Please note: this variety needs a little bit more of a helping hand, so we are not able to send out seeds with gifts, however by adopting it you will be directly contributing to its conservation, so that one day we will be able to make it available to everyone.

Ernie's Big Eye

Donated in the early 1980s by American Member Russell Crow, this selection of the ancient ‘Trout’ variety produces pale-green, luscious young pods, or if allowed to dry, milky white seeds speckled with burgundy. Carries pods high on the compact plants so may need staking later in the season. Found to be particularly disease resistant.

Please note: this variety needs a little bit more of a helping hand, so we are not able to send out seeds with gifts, however by adopting it you will be directly contributing to its conservation, so that one day we will be able to make it available to everyone.

Magpie

A rare heirloom introduced from France in 1913 by Carter’s Seed Company. This is a late variety producing strong plants and a good yield of attractive pods. These slim pods are best eaten young, however, they can also be allowed to dry when the attractive bi-coloured black and white seeds are ideal for soups and stews.

Please note: this variety needs a little bit more of a helping hand, so we are not able to send out seeds with gifts, however by adopting it you will be directly contributing to its conservation, so that one day we will be able to make it available to everyone.

Navy Bean Edmund

Formerly known as ‘Navy Bean’ this variety came to us from Harlow Carr Botanic Gardens. It is believed that Navy beans were first cultivated to sustain Australian forces during WWII. The compact, branching plants have white flowers followed by a heavy yield of short, green pods containing small, round beans. Principally used as a drying bean, but can also be eaten as a green bean too.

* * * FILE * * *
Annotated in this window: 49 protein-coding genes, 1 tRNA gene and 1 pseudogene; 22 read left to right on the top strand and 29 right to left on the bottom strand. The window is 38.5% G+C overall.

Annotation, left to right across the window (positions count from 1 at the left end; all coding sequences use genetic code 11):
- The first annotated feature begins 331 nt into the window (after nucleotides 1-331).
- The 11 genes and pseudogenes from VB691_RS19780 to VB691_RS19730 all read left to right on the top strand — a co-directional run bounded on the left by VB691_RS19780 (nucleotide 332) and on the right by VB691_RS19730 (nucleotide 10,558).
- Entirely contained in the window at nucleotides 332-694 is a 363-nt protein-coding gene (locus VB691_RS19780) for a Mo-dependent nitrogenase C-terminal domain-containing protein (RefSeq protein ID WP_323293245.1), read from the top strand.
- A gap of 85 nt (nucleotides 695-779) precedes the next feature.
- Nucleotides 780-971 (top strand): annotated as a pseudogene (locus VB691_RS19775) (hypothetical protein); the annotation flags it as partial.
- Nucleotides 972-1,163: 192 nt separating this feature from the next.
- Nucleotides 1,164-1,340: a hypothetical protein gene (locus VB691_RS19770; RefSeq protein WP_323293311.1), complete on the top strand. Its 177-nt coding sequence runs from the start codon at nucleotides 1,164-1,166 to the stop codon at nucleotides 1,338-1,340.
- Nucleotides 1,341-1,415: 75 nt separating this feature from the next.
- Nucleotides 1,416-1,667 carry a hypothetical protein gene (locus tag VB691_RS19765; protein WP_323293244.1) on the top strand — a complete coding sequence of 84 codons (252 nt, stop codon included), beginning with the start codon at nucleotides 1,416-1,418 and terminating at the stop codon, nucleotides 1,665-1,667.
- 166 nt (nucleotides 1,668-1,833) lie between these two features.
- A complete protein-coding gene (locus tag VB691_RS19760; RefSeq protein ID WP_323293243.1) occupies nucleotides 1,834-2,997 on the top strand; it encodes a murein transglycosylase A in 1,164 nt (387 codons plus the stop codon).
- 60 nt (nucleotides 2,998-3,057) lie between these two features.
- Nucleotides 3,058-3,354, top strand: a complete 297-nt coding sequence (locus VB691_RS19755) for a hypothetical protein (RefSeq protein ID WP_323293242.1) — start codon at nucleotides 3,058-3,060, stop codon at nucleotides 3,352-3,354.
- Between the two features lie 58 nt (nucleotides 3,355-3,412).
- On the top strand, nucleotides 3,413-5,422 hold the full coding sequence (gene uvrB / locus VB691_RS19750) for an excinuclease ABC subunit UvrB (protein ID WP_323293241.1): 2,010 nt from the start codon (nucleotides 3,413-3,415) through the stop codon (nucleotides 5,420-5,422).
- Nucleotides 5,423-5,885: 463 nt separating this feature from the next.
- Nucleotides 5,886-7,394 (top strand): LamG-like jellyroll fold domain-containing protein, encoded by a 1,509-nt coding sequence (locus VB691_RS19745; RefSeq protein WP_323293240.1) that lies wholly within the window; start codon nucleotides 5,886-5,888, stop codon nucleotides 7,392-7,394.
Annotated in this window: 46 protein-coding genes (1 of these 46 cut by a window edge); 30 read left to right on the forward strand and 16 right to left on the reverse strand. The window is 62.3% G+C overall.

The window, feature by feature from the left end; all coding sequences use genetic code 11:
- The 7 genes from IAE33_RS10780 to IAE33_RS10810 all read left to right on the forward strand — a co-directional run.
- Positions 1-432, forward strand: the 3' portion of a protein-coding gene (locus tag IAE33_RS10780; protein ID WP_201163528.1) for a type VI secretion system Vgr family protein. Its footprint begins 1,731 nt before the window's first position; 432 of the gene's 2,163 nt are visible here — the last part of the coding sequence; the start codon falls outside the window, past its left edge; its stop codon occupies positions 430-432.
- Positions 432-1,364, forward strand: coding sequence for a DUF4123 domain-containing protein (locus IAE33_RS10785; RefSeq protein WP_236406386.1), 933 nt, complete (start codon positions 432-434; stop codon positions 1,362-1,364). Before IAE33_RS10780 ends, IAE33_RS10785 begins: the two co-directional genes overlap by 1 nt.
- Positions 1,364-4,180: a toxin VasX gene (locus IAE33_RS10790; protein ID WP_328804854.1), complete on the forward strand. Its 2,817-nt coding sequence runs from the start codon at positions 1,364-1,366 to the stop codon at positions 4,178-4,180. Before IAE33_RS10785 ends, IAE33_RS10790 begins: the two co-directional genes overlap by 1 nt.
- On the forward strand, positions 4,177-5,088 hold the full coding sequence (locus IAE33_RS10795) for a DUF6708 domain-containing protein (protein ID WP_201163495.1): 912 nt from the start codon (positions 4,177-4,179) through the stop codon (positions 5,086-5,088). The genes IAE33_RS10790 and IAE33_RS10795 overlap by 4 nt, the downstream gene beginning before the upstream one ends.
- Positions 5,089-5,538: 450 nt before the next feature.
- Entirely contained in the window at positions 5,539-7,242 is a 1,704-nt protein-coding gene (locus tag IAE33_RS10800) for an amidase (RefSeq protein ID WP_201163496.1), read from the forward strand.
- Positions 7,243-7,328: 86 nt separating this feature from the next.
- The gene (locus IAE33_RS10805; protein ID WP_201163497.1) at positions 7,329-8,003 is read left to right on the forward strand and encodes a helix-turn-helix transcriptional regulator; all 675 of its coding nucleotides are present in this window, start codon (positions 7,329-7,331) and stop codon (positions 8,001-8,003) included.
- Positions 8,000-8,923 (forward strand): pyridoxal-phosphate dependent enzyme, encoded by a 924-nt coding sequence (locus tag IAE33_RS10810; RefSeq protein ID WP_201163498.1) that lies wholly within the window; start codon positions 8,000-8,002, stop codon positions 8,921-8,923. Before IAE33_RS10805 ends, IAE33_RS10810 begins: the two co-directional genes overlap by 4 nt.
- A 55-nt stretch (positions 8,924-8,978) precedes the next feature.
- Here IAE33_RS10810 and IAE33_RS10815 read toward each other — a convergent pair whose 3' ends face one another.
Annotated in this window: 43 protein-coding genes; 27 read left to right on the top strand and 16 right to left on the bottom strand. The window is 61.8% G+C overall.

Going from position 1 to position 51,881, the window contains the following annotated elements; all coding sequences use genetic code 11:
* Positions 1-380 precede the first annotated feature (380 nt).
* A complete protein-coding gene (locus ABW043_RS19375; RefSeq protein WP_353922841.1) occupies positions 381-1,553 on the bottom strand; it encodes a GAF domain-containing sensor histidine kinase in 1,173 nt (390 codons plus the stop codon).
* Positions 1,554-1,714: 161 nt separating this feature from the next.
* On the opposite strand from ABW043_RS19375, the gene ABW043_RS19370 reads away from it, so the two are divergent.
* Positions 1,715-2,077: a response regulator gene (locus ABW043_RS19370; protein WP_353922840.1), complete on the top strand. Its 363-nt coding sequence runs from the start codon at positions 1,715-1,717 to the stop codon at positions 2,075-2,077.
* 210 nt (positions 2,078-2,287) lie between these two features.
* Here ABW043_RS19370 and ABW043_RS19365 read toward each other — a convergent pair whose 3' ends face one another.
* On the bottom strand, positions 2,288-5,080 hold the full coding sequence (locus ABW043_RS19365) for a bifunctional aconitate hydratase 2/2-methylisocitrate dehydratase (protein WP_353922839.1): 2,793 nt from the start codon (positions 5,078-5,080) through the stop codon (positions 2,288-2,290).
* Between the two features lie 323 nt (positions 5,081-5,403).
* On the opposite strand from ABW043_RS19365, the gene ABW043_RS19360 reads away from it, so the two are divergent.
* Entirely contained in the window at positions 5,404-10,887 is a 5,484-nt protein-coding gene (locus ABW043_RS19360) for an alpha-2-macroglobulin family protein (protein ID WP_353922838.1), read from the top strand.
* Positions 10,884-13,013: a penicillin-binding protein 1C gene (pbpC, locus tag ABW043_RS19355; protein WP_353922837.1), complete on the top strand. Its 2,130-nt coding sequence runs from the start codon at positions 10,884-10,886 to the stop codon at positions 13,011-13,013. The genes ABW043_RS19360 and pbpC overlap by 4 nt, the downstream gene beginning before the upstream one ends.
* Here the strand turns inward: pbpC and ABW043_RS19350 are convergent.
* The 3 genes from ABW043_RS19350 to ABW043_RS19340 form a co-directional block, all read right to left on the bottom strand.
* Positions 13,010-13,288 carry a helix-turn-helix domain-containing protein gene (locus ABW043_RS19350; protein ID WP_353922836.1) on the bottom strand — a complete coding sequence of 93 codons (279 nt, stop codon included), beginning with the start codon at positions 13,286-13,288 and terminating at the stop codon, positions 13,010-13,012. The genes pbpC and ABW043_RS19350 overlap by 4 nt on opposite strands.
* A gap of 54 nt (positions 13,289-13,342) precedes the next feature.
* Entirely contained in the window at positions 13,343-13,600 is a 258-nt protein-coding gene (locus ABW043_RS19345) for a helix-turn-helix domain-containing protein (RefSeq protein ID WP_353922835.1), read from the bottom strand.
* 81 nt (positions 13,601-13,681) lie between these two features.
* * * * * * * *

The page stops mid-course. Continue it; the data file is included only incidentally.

Please note: this variety needs a little bit more of a helping hand, so we are not able to send out seeds with gifts, however by adopting it you will be directly contributing to its conservation, so that one day we will be able to make it available to everyone.

Peewit

New for 2011. This bean came to us from Jill Rushenbrooke who had acquired them from Dave Twinberrow, an elderly gardening friend. It originated in Holland, and Mr Twinberrow has grown them since the late 1960s. Their name relates to the appearance of the dried beans, which were thought to look like peewit (lapwing) eggs. The compact plants (30-40cm) produce a profusion of green pods with attractive pinkish mottling, ideal as green beans when very young, but perfect for use as a dried bean.

Please note: this variety needs a little bit more of a helping hand, so we are not able to send out seeds with gifts, however by adopting it you will be directly contributing to its conservation, so that one day we will be able to make it available to everyone.

Soldier

This old variety (pre 1800) is so named as it has markings around the hilem (the part of the seed which attaches to the pod) resembling a soldier standing to attention. Thought to be drought tolerant, it produces short (30-45cm) bushy, branching plants and a generous crop of tasty beans that can be eaten as a green bean, but best used dried.

Please note: this variety needs a little bit more of a helping hand, so we are not able to send out seeds with gifts, however by adopting it you will be directly contributing to its conservation, so that one day we will be able to make it available to everyone.

Yugoslavian Black Bean

Donated by Mrs Vera Patrick who acquired them from a fellow allotment holder. Bushy plants yield pretty bi-coloured lilac flowers and a substantial crop of flat, green pods. Mrs Patrick says, “They are very prolific, handsome and stringless too, worth having indeed!” Let us know what you think about the flavour of this one.

Please note: this variety needs a little bit more of a helping hand, so we are not able to send out seeds with gifts, however by adopting it you will be directly contributing to its conservation, so that one day we will be able to make it available to everyone.